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How did pink become a girly color?

"For most of history, pink was just another color. It was worn equally by men and women," Jennifer Wright states in a recent article about the history of the color published by our sister site Racked. The history of pink is well-documented and involves quite a lot of interesting twists and turns.

In 1927, Time magazine surveyed 10 major departments stores across the country. The publication wanted to know how each store associated the colors pink and blue with boys and girls — and the answers were surprisingly mixed.

Up to this point, most children dressed in gender-neutral clothing and typically wore white because it was easy to bleach and keep clean. It wasn't until the 1950s that the color pink became a "girly" color.

Mamie Eisenhower, 1953 National Archives

Mamie Eisenhower, 1953. (National Archives)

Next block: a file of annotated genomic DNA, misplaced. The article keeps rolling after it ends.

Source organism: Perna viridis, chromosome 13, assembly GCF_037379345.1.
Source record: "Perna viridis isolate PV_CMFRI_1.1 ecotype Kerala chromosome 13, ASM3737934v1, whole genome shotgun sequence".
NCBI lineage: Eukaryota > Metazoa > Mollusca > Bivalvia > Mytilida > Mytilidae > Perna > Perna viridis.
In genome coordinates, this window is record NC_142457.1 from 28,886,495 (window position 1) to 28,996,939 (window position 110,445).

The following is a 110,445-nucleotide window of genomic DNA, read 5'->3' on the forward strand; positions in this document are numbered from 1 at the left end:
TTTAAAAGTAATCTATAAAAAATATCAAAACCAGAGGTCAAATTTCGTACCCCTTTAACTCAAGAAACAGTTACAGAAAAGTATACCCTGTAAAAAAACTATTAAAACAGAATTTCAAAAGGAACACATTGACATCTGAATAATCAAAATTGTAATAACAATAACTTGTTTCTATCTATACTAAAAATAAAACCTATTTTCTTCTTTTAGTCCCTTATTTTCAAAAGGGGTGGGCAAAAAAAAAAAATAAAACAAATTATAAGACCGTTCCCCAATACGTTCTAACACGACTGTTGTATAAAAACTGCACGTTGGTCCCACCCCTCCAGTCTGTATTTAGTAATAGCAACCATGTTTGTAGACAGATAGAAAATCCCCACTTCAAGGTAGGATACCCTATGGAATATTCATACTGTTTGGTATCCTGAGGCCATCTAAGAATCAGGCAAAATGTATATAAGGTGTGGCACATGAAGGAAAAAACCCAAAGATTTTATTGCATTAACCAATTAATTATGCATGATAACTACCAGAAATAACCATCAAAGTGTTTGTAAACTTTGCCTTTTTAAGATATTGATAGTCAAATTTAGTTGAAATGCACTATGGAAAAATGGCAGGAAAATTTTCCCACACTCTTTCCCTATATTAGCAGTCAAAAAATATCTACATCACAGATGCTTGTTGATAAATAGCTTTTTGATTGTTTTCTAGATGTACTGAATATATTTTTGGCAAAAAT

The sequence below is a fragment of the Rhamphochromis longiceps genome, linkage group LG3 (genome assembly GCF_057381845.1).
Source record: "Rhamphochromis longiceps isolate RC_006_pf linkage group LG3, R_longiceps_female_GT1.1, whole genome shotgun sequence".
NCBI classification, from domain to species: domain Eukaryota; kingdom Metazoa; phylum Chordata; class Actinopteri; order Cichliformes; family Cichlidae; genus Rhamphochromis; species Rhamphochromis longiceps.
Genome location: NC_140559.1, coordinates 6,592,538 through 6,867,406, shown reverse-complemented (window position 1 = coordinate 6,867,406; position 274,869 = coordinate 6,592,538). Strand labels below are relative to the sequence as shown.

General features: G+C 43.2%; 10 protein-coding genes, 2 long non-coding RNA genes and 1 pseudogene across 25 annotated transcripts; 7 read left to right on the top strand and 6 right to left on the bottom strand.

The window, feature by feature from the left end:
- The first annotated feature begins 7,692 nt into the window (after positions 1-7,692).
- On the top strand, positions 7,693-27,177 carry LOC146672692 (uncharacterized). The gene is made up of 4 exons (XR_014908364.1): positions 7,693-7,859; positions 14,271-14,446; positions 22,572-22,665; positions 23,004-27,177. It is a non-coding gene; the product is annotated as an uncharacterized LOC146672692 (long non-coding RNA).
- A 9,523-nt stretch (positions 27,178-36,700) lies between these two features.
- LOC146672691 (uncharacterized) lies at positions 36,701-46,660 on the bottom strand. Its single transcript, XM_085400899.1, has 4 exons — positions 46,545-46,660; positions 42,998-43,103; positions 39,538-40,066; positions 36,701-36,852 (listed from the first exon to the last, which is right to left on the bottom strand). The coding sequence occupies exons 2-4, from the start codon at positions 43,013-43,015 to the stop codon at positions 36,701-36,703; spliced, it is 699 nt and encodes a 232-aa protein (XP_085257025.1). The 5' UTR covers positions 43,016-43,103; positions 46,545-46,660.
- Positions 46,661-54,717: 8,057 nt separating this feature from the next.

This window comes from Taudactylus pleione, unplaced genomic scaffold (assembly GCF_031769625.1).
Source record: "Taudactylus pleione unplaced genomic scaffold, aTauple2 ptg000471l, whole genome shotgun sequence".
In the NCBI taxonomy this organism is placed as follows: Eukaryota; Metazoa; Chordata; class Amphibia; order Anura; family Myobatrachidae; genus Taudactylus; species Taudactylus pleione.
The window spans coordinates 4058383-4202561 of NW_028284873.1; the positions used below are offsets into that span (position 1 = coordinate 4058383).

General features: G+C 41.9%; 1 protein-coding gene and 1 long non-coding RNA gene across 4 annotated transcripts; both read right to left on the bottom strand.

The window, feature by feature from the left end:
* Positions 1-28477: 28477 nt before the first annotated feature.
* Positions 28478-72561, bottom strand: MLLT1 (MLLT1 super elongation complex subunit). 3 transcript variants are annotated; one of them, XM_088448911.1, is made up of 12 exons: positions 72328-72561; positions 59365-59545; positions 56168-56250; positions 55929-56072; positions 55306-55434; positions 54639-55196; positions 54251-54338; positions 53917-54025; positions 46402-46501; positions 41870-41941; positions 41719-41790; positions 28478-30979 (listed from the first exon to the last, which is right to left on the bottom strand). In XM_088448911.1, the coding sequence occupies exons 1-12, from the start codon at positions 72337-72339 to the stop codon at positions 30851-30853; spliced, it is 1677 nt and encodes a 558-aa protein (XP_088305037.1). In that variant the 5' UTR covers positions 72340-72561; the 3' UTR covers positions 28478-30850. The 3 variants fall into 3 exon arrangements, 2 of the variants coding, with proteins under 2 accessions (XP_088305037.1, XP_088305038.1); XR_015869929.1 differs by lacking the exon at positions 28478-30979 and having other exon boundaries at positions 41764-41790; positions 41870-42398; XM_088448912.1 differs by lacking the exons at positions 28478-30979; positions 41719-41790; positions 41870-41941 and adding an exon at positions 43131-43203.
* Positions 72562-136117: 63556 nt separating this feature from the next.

Many historians point to Dwight Eisenhower's presidential inauguration as a pivotal moment in the history of pink. Mamie Eisenhower, the new first lady, arrived at the inaugural ball in a stunning pink ball gown studded with 2,000 rhinestones. Mrs. Eisenhower's favorite color was pink, and newspapers and fashion designers across the country quickly latched on to her colorful style and charming domesticity. It was a welcome reprieve from the last decade of war, when women typically wore much simpler styles and were hard at work in factories.

As you'll see in the video above, the color pink has evolved beyond a hue associated with traditional women. In fact, many women since Mrs. Eisenhower have used pink in more calculated ways, including current presidential hopeful Hillary Clinton.